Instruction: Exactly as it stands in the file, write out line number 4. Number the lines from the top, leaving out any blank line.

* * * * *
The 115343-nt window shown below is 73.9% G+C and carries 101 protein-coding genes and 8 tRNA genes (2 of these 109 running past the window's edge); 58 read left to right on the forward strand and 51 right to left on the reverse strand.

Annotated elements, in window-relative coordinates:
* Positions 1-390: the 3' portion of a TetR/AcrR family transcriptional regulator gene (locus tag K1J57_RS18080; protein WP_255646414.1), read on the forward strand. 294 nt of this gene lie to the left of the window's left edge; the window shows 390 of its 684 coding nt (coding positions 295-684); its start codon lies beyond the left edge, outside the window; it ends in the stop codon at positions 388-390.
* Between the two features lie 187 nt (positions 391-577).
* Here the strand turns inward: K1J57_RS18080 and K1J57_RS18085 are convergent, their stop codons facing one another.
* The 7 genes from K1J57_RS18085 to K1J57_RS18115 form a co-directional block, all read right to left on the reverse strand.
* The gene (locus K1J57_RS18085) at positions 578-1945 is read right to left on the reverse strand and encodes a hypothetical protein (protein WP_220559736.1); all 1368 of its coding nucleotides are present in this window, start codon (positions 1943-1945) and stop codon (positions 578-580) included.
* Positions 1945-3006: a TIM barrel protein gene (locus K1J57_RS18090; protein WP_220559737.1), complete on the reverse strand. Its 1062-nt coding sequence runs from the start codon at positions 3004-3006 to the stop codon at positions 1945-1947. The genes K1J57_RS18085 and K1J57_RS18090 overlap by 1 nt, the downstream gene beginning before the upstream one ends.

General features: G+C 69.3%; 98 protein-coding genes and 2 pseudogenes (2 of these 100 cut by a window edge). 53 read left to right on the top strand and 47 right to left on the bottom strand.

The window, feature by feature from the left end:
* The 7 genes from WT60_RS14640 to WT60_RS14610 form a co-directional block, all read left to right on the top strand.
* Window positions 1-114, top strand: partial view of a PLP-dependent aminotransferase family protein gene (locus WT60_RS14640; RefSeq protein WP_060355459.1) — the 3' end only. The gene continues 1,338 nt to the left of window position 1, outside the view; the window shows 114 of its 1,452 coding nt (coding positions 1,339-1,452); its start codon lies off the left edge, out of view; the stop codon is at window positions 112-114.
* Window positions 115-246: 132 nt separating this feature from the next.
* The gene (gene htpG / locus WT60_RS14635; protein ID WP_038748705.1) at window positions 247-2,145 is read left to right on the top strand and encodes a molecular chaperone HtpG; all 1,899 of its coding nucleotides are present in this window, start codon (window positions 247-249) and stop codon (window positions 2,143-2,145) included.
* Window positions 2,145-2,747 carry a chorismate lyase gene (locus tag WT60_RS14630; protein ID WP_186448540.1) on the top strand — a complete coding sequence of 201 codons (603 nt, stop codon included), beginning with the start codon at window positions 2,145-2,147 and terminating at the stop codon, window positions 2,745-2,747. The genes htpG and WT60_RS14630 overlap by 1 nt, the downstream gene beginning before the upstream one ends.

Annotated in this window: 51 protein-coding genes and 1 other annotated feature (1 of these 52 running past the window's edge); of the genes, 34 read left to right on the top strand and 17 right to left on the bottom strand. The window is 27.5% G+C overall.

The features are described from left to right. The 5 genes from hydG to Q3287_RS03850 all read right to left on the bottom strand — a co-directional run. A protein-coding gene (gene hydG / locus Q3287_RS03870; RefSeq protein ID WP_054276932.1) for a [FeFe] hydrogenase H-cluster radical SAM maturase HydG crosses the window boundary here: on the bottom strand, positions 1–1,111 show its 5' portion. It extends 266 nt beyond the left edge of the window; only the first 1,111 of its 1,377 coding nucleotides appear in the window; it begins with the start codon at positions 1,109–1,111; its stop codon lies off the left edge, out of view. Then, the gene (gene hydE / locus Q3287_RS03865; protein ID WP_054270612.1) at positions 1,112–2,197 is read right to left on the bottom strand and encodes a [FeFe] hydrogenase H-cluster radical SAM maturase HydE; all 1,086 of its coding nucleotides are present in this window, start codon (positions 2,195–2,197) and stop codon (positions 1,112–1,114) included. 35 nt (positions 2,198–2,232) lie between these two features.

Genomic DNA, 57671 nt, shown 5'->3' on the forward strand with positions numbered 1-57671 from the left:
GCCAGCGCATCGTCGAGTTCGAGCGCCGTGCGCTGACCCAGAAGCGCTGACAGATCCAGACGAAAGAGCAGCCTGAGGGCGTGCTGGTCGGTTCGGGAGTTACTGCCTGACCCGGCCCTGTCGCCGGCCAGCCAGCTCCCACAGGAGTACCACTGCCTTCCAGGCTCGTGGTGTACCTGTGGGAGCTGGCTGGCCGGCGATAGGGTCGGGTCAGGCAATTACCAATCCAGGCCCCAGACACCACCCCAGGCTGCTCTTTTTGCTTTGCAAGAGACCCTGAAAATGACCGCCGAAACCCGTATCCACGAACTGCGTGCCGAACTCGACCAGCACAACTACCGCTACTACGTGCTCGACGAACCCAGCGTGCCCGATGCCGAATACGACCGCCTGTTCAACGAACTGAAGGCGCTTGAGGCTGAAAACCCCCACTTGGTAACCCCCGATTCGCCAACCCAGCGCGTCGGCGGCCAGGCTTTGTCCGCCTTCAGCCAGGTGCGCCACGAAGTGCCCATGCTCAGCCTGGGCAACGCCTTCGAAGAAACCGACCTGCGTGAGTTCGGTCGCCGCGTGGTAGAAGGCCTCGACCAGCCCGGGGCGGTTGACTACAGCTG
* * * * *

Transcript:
* Between the two features lie 187 nt (positions 391-577).